By Angus O’Brien
In a recent Pi article, it was argued that sabbatical officers at UCLU should fight on behalf of the ‘UCL, cut the rent’ campaign, rather than pursuing ‘pet projects’ such as the campaign for free education. In doing so, Pi ignores some basic elements of the cut the rent campaign that has developed at UCL and understates the importance of the campaign, and similar ones, in the national movement for free education.
Firstly, it should be noted that Pi criticises some of the sabbatical officers who have been most prominent in the national organisation of the free education movement (including the march for free education in November last year), even though they have not been the only ones who have been involved in the creation of the campaign and the organisation of all of its actions to date. These officers are part of UCL Defend Education, a group on campus that, alongside fighting for better conditions for students (through the setting up of the cut the rent campaign, for example) has been centrally involved in the national campaign for free education. Secondly, perhaps to state the obvious, the majority of the organisation and running of the campaign has been done by students who, at most, are part-time officers in the union, with the majority holding no particular union role. Whilst Pi may contend that this is a problem, that the sabbatical officers should be the ones doing this instead, this would be to completely misunderstand how a campaign should be run. Instead of focusing on sabbatical officers who are not pulling their weight, the focus should be on the wider student population. It is likely that the majority of students at UCL have, either past or present, lived in student halls and have first-hand experience of quite how unaffordable it is. They should also recognise the consequences of year-on-year rent increases – that UCL increasingly becomes the preserve simply of those who can afford to live there, that entire sections of society are priced out of education. Maybe, instead of spending half the article, after a half-hearted attempt to fulfil what is expressed in the title, criticising sabbatical officers for their lack of involvement, the focus should have been on the importance of the campaign for the future of the university and why all members of the UCL population should be getting involved.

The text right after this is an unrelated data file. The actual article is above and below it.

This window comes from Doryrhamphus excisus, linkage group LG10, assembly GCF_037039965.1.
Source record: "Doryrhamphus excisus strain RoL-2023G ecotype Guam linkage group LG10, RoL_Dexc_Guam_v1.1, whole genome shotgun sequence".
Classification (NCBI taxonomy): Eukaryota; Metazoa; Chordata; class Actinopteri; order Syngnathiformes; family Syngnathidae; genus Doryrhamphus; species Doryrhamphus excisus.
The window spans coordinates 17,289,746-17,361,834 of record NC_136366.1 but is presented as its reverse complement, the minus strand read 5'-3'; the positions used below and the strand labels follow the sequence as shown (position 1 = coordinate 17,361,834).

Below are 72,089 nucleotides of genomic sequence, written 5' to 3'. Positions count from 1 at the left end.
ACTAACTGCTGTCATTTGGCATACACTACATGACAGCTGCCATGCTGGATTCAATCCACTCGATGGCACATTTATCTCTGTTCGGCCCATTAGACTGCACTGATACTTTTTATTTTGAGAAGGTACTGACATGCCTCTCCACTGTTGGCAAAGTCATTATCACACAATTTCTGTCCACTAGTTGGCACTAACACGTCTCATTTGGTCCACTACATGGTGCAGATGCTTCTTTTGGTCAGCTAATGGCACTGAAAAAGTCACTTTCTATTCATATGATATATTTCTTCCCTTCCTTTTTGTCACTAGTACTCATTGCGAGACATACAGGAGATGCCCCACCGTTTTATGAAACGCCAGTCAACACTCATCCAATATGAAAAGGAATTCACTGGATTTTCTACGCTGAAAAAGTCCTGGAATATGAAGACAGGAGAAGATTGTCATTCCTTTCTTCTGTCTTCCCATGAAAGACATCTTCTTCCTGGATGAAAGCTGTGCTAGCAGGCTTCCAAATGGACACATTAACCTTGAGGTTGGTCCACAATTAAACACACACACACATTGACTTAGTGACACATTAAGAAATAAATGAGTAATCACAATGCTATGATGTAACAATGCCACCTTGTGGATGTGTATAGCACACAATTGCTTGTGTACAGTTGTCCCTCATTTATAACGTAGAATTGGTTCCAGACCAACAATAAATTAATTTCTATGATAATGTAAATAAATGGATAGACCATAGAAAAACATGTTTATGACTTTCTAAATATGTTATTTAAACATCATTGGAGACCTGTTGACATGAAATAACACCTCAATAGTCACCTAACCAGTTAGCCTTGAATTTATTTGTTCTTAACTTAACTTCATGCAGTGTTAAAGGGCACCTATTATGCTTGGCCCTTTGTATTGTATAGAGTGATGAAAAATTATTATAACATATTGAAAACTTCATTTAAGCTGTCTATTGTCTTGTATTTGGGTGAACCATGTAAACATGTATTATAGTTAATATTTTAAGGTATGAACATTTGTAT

Finally, the reason the same students and sabbatical officers that have been involved in fighting for free education as well as the ‘UCL, cut the rent’ campaign is that the two are necessarily intertwined. Pi quite rightly states ‘you can’t have free education without affordable accommodation’, but does not recognise that the fight for each is the same fight. Both of these elements work in tandem to further increase the inaccessibility of education – £9,000 tuition fees put off those unwilling to take on an enormous burden of debt, whilst rocketing accommodation fees result in a situation in which many cannot afford the day-to-day living cost of going to university and for those who do, they are further burdened by the extra thousands of pounds going towards their accommodation.
Pi’s belief that the campaign for lower accommodation fees is separate from fighting for free education reflects an essentially incorrect view of how any political campaign is won. Free education will not be won by the NUS; it will be won through organisation on a campus behind a national movement and local campaigns for more affordable and accessible universities, such as the ‘UCL, cut the rent’ campaign, both led by students and sabbatical officers.